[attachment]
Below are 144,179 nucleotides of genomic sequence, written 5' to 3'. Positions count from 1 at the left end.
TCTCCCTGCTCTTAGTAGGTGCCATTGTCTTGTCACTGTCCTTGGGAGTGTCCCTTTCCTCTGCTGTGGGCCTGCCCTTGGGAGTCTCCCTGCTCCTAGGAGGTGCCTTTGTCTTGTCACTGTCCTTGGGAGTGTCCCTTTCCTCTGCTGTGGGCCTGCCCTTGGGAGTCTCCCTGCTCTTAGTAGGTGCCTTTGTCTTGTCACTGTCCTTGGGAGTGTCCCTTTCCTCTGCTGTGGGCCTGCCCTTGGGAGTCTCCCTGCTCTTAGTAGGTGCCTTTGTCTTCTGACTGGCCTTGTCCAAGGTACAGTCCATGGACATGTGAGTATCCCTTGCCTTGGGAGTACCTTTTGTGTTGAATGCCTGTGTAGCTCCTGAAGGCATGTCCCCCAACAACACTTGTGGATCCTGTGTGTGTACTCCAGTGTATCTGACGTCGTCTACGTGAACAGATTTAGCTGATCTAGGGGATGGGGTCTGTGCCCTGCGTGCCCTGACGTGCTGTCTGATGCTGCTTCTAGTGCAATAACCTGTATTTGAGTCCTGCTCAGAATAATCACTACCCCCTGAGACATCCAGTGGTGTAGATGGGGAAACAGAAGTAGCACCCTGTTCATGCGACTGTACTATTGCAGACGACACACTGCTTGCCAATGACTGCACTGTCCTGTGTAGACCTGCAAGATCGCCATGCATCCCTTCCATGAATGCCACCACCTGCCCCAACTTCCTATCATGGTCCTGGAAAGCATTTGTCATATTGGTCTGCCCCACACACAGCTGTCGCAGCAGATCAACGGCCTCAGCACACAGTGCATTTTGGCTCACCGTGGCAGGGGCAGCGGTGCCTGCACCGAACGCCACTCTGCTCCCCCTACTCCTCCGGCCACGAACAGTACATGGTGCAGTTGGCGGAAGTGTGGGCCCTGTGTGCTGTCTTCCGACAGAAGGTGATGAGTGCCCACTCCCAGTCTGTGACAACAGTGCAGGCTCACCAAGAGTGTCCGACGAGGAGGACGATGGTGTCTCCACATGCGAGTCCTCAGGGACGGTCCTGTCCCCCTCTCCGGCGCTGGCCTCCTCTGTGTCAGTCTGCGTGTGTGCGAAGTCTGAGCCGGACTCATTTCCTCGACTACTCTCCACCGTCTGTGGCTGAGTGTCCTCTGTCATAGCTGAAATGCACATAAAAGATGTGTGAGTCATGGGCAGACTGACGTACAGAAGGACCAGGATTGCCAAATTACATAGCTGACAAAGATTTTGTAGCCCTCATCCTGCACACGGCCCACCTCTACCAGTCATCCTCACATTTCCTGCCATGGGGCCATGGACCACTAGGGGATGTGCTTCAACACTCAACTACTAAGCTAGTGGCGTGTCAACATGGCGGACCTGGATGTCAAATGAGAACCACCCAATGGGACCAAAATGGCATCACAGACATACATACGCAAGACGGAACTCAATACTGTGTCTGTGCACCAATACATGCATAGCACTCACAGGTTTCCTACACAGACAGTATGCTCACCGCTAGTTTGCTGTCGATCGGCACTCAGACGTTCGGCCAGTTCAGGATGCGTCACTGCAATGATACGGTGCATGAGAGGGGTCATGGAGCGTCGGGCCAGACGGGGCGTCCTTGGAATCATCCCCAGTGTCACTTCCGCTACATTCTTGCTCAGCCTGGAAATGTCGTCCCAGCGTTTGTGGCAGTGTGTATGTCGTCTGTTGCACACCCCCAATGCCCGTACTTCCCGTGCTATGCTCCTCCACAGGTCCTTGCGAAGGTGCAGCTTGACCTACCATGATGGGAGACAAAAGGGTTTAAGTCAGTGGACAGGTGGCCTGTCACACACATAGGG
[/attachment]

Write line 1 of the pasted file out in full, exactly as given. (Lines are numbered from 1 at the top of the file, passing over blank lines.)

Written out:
Below are 144,179 nucleotides of genomic sequence, written 5' to 3'. Positions count from 1 at the left end.